Modality and Metaphysics in Kant

In Stefano Bacin, Alfredo Ferrarin, Claudio La Rocca & Margit Ruffing (eds.), Kant und die Philosophie in weltbürgerlicher Absicht. Akten des XI. Kant-Kongresses 2010. Walter de Gruyter. pp. 633-646 (2013)
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Abstract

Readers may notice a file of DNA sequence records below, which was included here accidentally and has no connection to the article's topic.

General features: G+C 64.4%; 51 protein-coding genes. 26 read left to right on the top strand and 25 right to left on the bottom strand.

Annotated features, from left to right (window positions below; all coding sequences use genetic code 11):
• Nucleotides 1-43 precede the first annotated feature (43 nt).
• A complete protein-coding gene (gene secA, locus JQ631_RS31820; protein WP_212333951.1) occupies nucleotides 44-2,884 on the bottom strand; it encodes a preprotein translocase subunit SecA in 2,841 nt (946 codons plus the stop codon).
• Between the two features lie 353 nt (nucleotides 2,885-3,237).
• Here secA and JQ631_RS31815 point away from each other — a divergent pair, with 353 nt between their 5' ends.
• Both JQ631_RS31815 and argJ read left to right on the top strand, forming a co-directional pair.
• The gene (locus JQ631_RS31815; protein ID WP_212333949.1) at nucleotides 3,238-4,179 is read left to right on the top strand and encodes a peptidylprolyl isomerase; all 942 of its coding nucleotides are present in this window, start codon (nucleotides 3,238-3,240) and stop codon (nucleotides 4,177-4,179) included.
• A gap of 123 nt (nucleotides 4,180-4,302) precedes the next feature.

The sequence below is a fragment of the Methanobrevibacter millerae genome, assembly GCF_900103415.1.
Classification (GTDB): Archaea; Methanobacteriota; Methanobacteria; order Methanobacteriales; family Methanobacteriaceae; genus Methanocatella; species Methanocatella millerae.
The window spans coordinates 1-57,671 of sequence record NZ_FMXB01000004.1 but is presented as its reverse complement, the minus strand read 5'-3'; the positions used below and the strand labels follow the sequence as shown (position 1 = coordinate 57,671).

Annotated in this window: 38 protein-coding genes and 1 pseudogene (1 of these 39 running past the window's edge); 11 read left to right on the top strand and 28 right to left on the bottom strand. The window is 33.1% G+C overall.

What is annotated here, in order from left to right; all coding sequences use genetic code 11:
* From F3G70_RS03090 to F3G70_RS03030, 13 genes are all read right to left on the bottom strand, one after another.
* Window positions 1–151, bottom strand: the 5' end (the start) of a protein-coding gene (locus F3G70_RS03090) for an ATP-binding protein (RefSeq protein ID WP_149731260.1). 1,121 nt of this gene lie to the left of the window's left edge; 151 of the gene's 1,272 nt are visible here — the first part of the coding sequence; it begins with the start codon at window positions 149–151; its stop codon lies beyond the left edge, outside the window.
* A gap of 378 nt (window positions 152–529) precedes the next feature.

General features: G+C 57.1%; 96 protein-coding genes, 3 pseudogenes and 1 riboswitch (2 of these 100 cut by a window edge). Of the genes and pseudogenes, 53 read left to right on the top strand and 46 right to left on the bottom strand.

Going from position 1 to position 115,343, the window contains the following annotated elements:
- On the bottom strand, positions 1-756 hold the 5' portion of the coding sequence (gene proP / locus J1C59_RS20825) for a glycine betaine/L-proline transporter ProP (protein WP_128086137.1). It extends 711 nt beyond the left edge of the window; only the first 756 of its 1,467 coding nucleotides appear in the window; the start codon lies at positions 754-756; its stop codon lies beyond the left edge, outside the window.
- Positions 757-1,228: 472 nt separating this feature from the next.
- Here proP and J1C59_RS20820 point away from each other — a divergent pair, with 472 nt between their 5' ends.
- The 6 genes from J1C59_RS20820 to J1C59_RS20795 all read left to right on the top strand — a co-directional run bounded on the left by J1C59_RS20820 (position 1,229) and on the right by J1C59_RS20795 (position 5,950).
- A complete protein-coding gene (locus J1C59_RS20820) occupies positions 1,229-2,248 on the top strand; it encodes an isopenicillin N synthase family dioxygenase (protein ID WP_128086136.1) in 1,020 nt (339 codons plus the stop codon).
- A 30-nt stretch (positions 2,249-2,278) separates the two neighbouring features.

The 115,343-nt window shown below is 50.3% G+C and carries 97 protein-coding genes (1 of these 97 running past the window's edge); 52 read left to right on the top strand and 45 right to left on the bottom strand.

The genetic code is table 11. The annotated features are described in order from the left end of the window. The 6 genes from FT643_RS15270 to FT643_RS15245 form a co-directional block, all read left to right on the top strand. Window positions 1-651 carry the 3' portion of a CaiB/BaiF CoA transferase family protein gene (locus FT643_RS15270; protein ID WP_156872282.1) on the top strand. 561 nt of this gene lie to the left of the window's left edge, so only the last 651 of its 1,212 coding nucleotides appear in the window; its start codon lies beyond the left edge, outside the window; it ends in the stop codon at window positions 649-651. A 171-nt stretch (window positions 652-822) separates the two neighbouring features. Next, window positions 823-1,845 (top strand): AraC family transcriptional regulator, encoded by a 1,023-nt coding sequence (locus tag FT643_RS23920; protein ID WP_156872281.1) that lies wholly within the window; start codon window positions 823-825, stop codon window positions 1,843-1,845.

In the presentation I will analyse Kant’s conception of modalities and consider its relevance to his critical metaphysics. With his Tables of Judgements and of Categories Kant makes an important division between two kinds of modality, of which the former is only logical and the latter transcendental, i.e., objective. Only judgements that are necessary in both ways are properly metaphysical. This distinction is important for Kant’s distinction between Transcendental Analytic and Transcendental Dialectic, i.e., between acceptable and unacceptable metaphysics. I submit that not only is Kant’s theory of modality useful for properly understanding his arguments in the Dialectic, but that only by distinguishing between the two types of modality can one can make sense of his theory that the ideas of reason are simultaneously inevitable and erroneous. This modal analysis thus offers a new and important point of view to Kant’s metaphysics and its critique.
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